Would you define the title character of Christopher Marlowe's Doctor Faustus as a Renaissance man?

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vangoghfan | College Teacher | (Level 2) Educator Emeritus

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The title character of Christopher Marlowe's play Doctor Faustus has often been called a "Renaissance man," and the designation seems appropriate in number of different ways.  Those ways include the following:

  • He is, quite literally, a man living during the historical period commonly thought of as "the Renaissance" (that is, the sixteenth century, at least in England).
  • He exemplifes the strong interest in classical literature and culture that was typical of that period.
  • At the same time, he shows the influence of Christian ideas, which were also extremely important during that era.
  • He exemplifies the greater social mobility common during that period. His parents were "base of stock" (Prologue, 10), but their son nevertheless rose to great social prominence and power.
  • He exemplifies the growing importance of formal education and especially university training that was common during this time. He has been to a university and is extremely well educated (which makes his later foolish choices all the more difficult to understand).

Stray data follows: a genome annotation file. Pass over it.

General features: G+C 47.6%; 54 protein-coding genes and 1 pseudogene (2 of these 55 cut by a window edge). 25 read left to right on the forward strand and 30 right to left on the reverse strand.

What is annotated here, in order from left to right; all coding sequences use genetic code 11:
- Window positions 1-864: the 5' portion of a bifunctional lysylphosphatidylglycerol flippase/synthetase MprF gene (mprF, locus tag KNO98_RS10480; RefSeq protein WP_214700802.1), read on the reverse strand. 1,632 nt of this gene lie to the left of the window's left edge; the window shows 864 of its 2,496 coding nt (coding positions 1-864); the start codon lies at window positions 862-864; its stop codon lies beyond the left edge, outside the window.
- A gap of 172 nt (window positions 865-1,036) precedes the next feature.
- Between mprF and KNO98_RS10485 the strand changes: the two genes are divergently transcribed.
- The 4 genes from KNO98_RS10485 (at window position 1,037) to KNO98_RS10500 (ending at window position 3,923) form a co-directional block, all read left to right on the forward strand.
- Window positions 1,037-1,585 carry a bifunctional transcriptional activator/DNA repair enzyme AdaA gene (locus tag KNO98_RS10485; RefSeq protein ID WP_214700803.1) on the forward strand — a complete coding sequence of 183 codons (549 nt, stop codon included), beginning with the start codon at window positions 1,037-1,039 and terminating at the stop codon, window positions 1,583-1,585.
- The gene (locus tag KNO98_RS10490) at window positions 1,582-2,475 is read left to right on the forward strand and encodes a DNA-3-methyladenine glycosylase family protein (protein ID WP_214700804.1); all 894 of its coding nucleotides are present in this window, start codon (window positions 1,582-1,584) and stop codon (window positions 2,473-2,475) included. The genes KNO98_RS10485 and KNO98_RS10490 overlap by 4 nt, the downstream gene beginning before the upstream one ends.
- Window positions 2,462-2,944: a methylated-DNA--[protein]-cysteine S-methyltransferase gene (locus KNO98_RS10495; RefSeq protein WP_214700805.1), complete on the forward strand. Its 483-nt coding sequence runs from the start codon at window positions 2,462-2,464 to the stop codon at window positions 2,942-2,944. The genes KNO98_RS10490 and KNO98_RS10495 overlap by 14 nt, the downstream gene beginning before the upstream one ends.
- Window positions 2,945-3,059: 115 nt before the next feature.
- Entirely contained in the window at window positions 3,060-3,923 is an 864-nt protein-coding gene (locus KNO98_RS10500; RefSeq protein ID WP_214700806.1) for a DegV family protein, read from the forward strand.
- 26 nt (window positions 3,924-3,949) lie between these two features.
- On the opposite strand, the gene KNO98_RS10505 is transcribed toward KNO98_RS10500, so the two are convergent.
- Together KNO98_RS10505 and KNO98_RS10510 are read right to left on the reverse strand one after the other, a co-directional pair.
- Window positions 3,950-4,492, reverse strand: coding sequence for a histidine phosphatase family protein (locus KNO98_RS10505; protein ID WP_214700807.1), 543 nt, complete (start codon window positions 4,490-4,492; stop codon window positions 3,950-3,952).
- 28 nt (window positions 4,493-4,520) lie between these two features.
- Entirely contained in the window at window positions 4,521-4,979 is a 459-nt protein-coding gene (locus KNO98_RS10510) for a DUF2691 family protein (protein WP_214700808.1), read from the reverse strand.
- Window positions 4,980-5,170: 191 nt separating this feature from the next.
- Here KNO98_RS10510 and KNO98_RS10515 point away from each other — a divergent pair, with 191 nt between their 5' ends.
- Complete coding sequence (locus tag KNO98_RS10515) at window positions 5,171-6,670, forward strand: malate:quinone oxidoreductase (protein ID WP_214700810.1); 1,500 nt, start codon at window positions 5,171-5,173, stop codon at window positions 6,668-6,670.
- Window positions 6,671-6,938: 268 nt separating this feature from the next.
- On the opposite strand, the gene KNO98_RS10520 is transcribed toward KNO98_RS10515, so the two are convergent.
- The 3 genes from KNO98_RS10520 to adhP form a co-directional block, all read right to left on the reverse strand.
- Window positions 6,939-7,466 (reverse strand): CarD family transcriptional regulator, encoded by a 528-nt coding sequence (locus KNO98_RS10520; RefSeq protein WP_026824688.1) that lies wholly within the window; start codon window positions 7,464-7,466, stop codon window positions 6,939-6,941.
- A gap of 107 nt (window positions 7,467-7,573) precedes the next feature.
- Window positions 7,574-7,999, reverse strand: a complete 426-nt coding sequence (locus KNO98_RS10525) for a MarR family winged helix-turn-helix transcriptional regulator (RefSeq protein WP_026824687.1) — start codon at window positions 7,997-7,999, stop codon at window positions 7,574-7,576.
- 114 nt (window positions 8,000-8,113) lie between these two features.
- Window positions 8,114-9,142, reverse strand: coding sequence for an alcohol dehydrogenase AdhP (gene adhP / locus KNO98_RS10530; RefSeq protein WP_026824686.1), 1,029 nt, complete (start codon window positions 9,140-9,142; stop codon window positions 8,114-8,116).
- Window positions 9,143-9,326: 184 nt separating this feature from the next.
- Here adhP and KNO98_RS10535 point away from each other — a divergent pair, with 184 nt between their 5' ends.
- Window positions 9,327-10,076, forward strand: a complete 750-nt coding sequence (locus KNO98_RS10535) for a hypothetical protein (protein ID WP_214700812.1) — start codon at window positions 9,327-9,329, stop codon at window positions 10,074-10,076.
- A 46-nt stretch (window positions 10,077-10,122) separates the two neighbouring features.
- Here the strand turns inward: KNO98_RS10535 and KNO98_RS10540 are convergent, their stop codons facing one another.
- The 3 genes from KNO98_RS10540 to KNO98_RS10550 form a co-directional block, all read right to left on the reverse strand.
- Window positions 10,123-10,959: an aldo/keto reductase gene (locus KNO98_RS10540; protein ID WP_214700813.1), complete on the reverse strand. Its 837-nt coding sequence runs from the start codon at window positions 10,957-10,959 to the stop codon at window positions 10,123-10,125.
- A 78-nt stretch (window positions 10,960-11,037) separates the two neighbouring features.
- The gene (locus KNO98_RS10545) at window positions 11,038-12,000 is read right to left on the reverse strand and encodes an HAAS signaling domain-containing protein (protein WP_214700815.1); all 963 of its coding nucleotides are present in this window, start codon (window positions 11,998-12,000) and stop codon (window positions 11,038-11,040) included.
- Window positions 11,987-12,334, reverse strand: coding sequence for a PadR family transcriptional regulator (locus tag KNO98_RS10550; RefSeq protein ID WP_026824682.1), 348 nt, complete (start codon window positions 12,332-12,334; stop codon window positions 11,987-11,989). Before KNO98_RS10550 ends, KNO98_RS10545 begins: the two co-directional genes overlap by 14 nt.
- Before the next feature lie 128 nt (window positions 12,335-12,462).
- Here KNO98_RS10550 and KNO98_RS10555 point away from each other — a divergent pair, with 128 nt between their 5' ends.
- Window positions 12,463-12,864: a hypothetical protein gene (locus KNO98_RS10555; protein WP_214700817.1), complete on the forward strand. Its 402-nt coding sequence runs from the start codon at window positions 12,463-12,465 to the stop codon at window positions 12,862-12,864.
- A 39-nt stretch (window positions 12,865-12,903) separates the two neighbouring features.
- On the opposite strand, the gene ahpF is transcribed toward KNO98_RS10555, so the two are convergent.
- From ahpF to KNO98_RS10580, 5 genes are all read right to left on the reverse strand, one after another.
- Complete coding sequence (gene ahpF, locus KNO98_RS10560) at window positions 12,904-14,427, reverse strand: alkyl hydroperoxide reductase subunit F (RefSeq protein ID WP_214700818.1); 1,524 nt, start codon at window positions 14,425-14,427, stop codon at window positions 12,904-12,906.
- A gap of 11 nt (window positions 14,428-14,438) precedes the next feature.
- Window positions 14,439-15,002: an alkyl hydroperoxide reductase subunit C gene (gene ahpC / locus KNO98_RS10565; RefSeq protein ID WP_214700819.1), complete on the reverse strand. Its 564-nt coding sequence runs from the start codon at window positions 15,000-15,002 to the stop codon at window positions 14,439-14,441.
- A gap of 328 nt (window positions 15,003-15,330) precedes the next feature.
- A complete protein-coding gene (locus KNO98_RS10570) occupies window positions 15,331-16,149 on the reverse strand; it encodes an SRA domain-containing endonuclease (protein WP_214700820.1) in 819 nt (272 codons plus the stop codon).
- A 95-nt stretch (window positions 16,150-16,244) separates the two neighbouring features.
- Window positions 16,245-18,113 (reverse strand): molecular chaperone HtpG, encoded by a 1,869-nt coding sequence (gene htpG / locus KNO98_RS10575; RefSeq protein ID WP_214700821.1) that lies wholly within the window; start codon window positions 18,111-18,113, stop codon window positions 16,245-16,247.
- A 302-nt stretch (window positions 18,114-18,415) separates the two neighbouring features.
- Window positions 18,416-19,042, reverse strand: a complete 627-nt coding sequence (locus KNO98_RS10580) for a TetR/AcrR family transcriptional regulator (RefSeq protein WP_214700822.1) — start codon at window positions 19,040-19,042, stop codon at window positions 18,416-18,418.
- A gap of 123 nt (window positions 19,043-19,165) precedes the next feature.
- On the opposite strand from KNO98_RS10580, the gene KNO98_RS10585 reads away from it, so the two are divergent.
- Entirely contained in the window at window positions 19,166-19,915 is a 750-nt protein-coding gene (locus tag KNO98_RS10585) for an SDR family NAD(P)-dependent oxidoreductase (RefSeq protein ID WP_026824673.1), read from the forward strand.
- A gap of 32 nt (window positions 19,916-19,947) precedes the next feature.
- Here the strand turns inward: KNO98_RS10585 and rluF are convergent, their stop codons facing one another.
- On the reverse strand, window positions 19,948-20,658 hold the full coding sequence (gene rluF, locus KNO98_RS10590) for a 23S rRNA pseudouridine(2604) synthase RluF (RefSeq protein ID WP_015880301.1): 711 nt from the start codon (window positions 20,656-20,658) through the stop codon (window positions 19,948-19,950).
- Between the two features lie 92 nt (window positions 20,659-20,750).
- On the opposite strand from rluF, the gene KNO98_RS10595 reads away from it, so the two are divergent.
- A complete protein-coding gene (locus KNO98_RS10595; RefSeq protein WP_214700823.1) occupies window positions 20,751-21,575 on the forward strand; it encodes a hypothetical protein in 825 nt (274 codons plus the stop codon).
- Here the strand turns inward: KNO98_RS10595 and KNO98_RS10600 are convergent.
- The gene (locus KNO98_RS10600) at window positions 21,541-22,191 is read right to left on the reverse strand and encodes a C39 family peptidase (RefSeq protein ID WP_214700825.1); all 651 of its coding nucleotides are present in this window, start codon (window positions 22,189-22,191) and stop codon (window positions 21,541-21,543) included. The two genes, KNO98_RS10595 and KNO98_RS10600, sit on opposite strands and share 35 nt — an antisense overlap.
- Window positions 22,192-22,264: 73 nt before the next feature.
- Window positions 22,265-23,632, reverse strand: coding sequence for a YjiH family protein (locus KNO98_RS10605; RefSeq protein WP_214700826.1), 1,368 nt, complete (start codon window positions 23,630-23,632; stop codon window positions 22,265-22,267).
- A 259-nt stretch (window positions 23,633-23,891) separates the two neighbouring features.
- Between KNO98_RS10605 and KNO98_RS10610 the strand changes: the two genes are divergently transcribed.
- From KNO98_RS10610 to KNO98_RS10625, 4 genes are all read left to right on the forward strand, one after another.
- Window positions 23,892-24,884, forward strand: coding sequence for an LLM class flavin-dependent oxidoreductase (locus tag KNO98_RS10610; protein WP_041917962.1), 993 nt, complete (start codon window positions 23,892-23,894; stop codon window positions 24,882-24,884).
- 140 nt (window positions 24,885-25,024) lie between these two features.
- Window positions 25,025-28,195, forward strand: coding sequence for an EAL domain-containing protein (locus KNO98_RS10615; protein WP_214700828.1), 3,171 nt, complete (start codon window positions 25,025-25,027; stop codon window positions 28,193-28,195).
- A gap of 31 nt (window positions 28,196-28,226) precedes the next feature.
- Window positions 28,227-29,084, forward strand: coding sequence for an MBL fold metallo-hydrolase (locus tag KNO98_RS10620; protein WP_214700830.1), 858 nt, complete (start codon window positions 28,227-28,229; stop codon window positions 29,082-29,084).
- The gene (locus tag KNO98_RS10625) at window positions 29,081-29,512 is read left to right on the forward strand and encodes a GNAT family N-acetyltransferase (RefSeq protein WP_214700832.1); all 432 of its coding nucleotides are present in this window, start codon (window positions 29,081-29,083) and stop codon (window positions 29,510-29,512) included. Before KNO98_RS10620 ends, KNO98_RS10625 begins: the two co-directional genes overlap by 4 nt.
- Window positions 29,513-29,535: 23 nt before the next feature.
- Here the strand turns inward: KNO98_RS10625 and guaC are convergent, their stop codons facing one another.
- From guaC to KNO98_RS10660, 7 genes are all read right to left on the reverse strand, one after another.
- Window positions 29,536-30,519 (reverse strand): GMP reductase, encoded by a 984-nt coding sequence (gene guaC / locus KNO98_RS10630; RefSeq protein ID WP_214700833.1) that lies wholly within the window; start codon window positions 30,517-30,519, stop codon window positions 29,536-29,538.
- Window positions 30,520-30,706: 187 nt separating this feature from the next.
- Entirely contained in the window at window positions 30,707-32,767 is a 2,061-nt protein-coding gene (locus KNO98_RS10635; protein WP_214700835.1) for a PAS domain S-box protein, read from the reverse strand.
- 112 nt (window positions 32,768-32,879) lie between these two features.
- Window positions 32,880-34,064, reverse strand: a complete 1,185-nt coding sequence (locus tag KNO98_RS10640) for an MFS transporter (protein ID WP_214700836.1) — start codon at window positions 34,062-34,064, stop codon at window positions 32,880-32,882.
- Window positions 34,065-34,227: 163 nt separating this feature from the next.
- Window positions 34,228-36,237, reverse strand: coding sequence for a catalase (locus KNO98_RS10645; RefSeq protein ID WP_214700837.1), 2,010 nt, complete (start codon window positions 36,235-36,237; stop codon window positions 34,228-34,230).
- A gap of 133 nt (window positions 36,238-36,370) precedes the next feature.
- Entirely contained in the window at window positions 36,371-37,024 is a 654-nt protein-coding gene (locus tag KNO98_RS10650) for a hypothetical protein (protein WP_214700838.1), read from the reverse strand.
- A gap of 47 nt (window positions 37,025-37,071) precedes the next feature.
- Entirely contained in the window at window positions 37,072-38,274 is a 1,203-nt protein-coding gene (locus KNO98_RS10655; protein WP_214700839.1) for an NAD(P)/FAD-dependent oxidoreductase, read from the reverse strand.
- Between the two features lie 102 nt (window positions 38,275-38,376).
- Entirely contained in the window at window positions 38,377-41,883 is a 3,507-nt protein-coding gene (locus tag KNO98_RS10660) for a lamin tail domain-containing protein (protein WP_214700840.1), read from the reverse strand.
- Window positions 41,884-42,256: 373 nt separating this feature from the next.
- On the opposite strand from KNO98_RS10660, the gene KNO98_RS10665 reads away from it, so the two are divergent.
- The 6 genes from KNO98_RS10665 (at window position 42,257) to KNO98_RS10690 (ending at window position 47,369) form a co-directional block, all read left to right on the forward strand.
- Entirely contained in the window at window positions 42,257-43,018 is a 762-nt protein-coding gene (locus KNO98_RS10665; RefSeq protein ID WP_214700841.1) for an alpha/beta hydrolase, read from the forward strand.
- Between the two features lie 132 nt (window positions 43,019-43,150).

• He is interested in, and even expert in, many different areas of learning -- a sense in which we still use the phrase "Renaissance man" today.
  • He has the kind of high-flying aspirations that were typical of many people during the Renaissance -- a period (for instance) of enormous geographical exploration.
  • He is a "Faustian man" in Oswald Spengler's sense: a man always striving for another achievement, never content with what he already has (although the achievements in this case seem ultimately trivial).
  • His chief focus seems to be earthly rather than heavenly, although the main purpose of the play seems to be to check and warn against precisely the kinds of materialistic impulses that motivate Faustus.
  • He is an "over-reacher," as was true of many people in the Renaissance. Therefore, almost the final words of the play warn us to

. . . Regard his hellish fall,

Whose fiendful fortune may exhort the wise

Only to wonder at [that is, merely regard with wonder, not actually perform] unlawful things.  (Epilogue, 4-6)

 

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